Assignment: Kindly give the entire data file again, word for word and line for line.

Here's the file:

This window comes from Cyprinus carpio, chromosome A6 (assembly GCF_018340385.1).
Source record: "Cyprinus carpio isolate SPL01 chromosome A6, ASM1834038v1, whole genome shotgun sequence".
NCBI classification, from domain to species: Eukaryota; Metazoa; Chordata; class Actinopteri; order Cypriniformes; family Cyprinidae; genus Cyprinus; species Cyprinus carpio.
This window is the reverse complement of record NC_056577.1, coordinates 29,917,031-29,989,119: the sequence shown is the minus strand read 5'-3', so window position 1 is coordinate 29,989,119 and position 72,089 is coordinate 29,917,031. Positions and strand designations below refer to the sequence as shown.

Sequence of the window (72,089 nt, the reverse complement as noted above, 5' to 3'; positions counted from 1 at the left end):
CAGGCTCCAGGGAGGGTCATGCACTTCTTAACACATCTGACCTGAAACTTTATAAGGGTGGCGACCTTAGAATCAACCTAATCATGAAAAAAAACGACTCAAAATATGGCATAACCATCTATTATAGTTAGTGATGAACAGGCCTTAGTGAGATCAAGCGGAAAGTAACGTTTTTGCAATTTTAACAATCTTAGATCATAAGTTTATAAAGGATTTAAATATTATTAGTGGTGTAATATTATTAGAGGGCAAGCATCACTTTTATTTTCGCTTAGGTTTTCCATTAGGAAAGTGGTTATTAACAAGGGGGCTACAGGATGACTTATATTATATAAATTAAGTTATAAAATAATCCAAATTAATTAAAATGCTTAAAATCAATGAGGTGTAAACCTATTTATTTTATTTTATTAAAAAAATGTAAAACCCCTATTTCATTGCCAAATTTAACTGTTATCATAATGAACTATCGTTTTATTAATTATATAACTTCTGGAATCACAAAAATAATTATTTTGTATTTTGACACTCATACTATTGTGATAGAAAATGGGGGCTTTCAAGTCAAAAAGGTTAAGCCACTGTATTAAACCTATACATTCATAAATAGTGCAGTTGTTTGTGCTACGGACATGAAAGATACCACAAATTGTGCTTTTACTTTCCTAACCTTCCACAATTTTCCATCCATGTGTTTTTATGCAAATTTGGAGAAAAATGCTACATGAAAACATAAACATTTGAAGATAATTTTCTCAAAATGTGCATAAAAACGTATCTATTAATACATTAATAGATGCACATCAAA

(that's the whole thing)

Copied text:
This window comes from Cyprinus carpio, chromosome A6 (assembly GCF_018340385.1).
Source record: "Cyprinus carpio isolate SPL01 chromosome A6, ASM1834038v1, whole genome shotgun sequence".
NCBI classification, from domain to species: Eukaryota; Metazoa; Chordata; class Actinopteri; order Cypriniformes; family Cyprinidae; genus Cyprinus; species Cyprinus carpio.
This window is the reverse complement of record NC_056577.1, coordinates 29,917,031-29,989,119: the sequence shown is the minus strand read 5'-3', so window position 1 is coordinate 29,989,119 and position 72,089 is coordinate 29,917,031. Positions and strand designations below refer to the sequence as shown.

Sequence of the window (72,089 nt, the reverse complement as noted above, 5' to 3'; positions counted from 1 at the left end):
CAGGCTCCAGGGAGGGTCATGCACTTCTTAACACATCTGACCTGAAACTTTATAAGGGTGGCGACCTTAGAATCAACCTAATCATGAAAAAAAACGACTCAAAATATGGCATAACCATCTATTATAGTTAGTGATGAACAGGCCTTAGTGAGATCAAGCGGAAAGTAACGTTTTTGCAATTTTAACAATCTTAGATCATAAGTTTATAAAGGATTTAAATATTATTAGTGGTGTAATATTATTAGAGGGCAAGCATCACTTTTATTTTCGCTTAGGTTTTCCATTAGGAAAGTGGTTATTAACAAGGGGGCTACAGGATGACTTATATTATATAAATTAAGTTATAAAATAATCCAAATTAATTAAAATGCTTAAAATCAATGAGGTGTAAACCTATTTATTTTATTTTATTAAAAAAATGTAAAACCCCTATTTCATTGCCAAATTTAACTGTTATCATAATGAACTATCGTTTTATTAATTATATAACTTCTGGAATCACAAAAATAATTATTTTGTATTTTGACACTCATACTATTGTGATAGAAAATGGGGGCTTTCAAGTCAAAAAGGTTAAGCCACTGTATTAAACCTATACATTCATAAATAGTGCAGTTGTTTGTGCTACGGACATGAAAGATACCACAAATTGTGCTTTTACTTTCCTAACCTTCCACAATTTTCCATCCATGTGTTTTTATGCAAATTTGGAGAAAAATGCTACATGAAAACATAAACATTTGAAGATAATTTTCTCAAAATGTGCATAAAAACGTATCTATTAATACATTAATAGATGCACATCAAA